An article was published in the Archives of Sexual Behavior that got picked up by the Guardian. The Guardian provides a lot of cute charts and, in short, concludes that lesbian women are having a lot more orgasms than other women, and that women need a “Golden Trio” of deep kissing, oral sex, and genital stimulation to orgasm.
Well, first of all, let’s start by getting it out of the way: #notallwomen
Right? But beyond that, we can dig into the actual article a bit more to see where the cute charts and Golden Trio advice might not quite match up with the research itself. Because all the cute charts in the world are no match for a good blaster at your side, kid.
First, let’s take a look at the study itself, because there are some methodological issues that the authors do, in their defense, mostly acknowledge.
- The N is massive. Yes, a large N is good, but with 52,000 observations, everything is going to be significant. Because of this, the authors select a cutoff point for the coefficient size: any coefficient less than 0.09 is not reported as significant. I’m not sure this makes much methodological sense, but at least they’ve acknowledged that sometimes, there IS such a thing as too big.
- They run three (six) models when I think they should have run one (two). Rather than controlling for, or even better, creating interaction terms for, the authors run three separate models for straight, gay/lesbian, and bisexual individuals. I’d rather see a model of all women with some indication of how (straight * oral sex) affects the likelihood of orgasm.
- Their causal arrow might go the wrong way. I know. I KNOW. Always my critique. But is it the case that the number of orgasms is caused by how long you’ve been together, or do you stay together longer because you’re getting lots of orgasms? The authors partially acknowledge this by running a model in which they take out relationship satisfaction as a variable (because it might be circular, in the sense that satisfaction causes orgasms which causes more satisfaction), but at the end of the day, we’re not proving that orgasms are actually caused by any of this.
The Guardian article, however, decides not to take a very nuanced approach to reporting on this. Sex sells and talking about orgasms is a great way to get likes and shares (it worked, obviously, because we’re talking about it here), but this article makes some pretty strong claims about what’s happening in the bedroom that aren’t backed up by the data.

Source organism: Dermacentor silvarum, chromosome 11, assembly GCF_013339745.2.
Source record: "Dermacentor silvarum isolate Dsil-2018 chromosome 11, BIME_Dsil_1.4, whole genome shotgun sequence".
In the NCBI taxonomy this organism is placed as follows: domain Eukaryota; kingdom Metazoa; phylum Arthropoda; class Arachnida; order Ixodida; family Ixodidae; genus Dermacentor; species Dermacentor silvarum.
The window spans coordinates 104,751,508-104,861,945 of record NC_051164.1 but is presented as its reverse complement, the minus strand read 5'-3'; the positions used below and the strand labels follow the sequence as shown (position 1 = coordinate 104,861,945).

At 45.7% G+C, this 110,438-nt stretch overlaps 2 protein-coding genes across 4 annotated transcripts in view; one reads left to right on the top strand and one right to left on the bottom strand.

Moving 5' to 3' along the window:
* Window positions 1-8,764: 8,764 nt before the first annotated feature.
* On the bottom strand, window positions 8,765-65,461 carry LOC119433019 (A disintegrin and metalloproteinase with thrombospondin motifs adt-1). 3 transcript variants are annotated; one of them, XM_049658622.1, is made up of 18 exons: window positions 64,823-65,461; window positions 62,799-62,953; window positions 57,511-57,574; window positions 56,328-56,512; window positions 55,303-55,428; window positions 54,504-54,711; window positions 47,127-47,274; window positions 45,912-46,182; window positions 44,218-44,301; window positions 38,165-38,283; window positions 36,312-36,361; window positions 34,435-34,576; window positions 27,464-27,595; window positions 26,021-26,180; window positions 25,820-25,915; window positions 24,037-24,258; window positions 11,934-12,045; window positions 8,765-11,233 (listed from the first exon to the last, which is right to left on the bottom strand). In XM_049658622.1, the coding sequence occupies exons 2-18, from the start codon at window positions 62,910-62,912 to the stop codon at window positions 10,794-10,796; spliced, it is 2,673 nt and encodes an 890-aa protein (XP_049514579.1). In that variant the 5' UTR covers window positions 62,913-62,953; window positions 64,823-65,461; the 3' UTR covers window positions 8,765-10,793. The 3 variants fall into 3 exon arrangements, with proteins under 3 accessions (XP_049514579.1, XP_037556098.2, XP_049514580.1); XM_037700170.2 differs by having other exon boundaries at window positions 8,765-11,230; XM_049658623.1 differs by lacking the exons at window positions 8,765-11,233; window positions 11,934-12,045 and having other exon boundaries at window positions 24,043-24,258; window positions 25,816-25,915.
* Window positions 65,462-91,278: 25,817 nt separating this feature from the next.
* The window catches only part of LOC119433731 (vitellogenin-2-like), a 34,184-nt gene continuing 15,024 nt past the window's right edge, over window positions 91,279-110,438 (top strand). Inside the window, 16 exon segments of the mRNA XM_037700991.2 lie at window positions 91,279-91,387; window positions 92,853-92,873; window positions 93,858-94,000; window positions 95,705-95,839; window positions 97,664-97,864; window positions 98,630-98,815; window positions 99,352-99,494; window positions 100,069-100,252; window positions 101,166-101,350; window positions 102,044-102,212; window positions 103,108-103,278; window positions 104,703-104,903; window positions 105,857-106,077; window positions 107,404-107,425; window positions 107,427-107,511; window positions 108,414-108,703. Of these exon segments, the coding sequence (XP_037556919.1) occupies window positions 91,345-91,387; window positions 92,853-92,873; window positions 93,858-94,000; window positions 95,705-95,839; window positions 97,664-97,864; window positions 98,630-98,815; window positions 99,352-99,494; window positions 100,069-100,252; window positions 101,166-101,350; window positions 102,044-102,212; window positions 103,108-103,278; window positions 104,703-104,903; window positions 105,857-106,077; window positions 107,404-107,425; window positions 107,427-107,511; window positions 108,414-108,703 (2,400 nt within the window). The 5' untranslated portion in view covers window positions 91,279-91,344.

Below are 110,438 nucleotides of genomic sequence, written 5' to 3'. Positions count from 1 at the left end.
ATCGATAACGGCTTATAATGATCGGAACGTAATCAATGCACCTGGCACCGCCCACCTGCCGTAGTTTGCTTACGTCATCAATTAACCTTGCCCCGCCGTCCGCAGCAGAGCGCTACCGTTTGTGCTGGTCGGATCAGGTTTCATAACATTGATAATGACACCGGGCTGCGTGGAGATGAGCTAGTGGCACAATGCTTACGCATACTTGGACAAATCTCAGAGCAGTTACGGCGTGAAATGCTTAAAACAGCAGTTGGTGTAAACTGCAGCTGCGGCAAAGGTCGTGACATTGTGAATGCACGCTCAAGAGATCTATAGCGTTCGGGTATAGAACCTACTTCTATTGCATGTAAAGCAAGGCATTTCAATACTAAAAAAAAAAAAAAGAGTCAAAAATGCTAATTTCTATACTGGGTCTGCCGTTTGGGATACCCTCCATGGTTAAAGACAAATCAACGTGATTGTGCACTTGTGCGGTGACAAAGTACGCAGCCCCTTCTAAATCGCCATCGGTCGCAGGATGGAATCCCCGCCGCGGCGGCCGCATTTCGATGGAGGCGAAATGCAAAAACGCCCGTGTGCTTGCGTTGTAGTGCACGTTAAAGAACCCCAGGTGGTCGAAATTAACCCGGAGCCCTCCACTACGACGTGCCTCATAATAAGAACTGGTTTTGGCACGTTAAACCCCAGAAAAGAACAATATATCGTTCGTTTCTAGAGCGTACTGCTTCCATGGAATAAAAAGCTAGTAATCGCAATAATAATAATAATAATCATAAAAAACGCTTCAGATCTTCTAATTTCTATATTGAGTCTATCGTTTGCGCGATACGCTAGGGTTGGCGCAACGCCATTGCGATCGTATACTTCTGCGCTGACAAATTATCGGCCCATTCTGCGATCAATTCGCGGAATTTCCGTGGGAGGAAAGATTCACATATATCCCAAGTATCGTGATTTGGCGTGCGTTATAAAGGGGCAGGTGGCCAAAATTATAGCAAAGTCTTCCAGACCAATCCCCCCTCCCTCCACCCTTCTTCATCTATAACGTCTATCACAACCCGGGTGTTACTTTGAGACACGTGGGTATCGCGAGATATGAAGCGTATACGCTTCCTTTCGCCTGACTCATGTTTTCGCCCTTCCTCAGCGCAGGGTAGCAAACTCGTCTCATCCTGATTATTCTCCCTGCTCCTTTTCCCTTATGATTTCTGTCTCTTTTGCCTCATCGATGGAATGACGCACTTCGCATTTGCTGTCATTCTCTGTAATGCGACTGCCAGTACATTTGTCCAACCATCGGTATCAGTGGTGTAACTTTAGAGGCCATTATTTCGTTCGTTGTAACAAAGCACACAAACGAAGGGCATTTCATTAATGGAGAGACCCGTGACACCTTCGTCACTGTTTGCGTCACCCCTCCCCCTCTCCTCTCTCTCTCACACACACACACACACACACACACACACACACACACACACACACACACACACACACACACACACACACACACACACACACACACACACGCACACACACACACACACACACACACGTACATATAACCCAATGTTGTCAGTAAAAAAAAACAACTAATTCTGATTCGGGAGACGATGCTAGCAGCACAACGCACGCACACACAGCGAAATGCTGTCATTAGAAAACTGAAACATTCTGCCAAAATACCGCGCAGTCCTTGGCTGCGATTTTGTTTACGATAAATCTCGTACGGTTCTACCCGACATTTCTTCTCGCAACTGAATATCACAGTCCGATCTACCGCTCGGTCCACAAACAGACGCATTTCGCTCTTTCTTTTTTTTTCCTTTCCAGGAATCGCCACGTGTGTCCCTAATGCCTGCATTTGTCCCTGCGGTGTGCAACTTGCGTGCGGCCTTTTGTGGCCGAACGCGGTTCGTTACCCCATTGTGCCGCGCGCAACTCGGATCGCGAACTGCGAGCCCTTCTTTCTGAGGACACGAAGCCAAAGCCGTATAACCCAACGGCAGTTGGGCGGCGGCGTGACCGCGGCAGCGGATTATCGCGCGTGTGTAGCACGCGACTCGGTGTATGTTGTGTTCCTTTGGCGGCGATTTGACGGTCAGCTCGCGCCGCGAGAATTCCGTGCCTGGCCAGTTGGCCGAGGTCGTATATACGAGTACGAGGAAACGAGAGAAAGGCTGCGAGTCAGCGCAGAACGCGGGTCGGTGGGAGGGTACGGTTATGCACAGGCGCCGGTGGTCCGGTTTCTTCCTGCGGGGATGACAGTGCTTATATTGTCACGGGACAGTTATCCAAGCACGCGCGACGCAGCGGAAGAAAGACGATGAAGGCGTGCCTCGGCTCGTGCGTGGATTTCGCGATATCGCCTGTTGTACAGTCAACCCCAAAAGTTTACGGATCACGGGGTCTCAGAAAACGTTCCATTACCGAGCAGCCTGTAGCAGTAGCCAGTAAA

The cute chart with the waterworks? Percentage who saw they “Always” orgasm? Is that really the appropriate level of comparison? ALWAYS? Always is a lot. The article itself does include information comparisons between groups on whether they “usually/always” orgasm, but the chart is what you look at, and it’s not really telling a good story about how heterosexual and bisexual women are enjoying their sex lives.
There is a bit of a throwaway statement that another question might be to find out whether women are happy with the frequency with which they orgasm. Actually, I think that’s a much BETTER question! It’s quality, not quantity, folks (I haven’t got any data on that).
And we haven’t even begun to talk about the problems with asking people to report on their own sex lives.
Overall, I think Dr. Lloyd’s hope that women will “talk about [the Golden Trio] with their partners” is a great one, because we can probably all agree that more communication about what we want in order to be sexually satisfied is probably a good thing (yes, I know, where’s the data?). But this is Bad Journalism. It’s making strong claims about sexual behavior that result in lots of clicks, without enough support to back it up.
Let’s be honest: if Sociologists aren’t careful, we’re going to lower them in the Social Science rankings. Watch it, Sociology!